At this point, with your plane folded, the airfoil set, and any warp removed from the wings, there is less than a 50/50 chance of the plane flying well. Why? All airplanes need a little fine-tuning (some need a lot) to get them to fly properly. Pitch (Elevator) Adjustments Adjusting the pitch is the most important thing you can do to prevent your plane frm diving or stalling.
It is done by angling the ELEVATOR, which is a horizontal section of the plane, normally the back edge of the wing or tail. Bending the elevator up or down changes how nose high or nose low the airplane flies. Throw the plane several times gently at a shallow downward angle, as described in “Best-Bet throwing techniques, Slow Flight,” the plane arcs downward it may be properly adjusted for fast flight, but will need some “up elevator” for slow flight.
Bend the elevator areas up a little bit (never bend them straight up or down). Most airplane will need a little up elevator to fly properly for slow flight. If the airplane climbs, slows, then dives, it has stalled and one of two things is wrong. You may have thrown the plane upward with too much speed.Make sure you are throwing gently and slightly downward.
The second cause of stalling is too much up elevator. Fix this by bending the elevator down a little. Continue fine-tuning the elevators until the airplane flies smoothly. If it refuses to do so, your plane may be tail heavy. Add some weight to the nose using a paper clip or a few pieces of tape, and repeat the pitch adjustment process.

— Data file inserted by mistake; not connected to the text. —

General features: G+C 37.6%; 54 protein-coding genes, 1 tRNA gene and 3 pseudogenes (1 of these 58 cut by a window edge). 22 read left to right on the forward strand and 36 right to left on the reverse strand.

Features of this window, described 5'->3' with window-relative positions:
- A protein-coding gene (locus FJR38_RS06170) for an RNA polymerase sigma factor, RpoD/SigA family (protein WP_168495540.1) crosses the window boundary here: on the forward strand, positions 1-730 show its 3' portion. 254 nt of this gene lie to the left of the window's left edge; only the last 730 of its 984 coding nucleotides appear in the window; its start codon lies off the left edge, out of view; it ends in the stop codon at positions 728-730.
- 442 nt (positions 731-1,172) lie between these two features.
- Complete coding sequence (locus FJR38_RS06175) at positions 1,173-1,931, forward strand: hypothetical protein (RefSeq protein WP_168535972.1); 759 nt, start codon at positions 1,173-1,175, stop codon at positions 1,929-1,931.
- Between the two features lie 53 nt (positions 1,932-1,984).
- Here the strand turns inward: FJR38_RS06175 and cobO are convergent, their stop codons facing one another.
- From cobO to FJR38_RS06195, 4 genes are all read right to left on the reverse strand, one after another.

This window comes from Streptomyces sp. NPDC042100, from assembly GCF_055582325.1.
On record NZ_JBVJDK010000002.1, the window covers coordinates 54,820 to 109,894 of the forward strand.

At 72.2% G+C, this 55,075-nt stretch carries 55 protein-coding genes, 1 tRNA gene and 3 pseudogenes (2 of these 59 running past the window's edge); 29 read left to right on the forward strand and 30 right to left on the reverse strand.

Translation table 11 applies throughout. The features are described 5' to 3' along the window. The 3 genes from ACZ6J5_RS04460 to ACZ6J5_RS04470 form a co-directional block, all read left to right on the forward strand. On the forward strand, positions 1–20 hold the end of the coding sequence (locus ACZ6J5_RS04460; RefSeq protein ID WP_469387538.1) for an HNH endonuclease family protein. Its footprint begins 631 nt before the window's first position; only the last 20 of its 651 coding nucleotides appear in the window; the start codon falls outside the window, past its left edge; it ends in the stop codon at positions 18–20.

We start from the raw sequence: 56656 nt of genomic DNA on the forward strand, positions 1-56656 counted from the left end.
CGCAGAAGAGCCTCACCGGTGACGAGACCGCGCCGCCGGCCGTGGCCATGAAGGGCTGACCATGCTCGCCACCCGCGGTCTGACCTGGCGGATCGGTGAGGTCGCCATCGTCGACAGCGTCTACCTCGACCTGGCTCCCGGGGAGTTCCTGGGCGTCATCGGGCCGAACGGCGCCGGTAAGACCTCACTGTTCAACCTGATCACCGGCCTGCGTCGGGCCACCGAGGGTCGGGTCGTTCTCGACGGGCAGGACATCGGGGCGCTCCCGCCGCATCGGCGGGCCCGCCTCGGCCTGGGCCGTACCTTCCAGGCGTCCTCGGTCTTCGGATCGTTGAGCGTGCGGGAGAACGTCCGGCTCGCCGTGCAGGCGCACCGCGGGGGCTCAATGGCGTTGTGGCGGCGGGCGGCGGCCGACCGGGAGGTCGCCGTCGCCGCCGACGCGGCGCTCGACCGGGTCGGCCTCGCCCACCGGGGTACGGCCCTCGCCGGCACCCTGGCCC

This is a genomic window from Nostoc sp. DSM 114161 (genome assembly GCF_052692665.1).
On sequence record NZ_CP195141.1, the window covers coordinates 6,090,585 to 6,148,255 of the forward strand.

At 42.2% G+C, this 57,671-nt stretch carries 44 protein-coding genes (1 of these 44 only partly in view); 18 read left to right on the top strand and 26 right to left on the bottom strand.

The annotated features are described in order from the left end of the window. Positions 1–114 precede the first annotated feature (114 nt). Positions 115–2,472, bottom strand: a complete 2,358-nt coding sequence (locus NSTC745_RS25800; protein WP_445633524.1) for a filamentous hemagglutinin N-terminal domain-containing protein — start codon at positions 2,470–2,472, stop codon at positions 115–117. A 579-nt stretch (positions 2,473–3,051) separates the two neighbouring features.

If your plane has been adjusted to fly slowly and you want to fly it fast, bend the elevator down (otherwise it will stall when thrown hard). Planes adjusted to fly fast can be made to fly smoothly at a slow speed by adding up elevator.
Turning (Rudder) Adjustment Most paper airplanes will have a tendency to veer to the left or right when they are first thrown. They can be adjusted using the back end or RUDDER. First, make sure the wing tips lie above the airplane body so the wings form a “Y” shape with the body. This is important for the airplane to respond properly to the rudder.
Throw the airplane gently downward at a shallow angle, making sure that you are not banking (tilting) the plane at all. If the airplane turns to the right, bend the rudder to the left. If the airplane turns to the left, bend the rudder to the right. Continue your test flights and rudder adjustments until the plane flies in a straight line. If the plane requires major rudder adjustments, one wing is probably warped.
Check the wings again and adjust them so they both look the same. If you want the airplane to veer right, bend the rudder a little to the right, and when you throw it, bank the airplane to the right (tilt the right wing slightly down). Reverse everything for a left turn.
Originally posted 2012-05-19 13:05:13.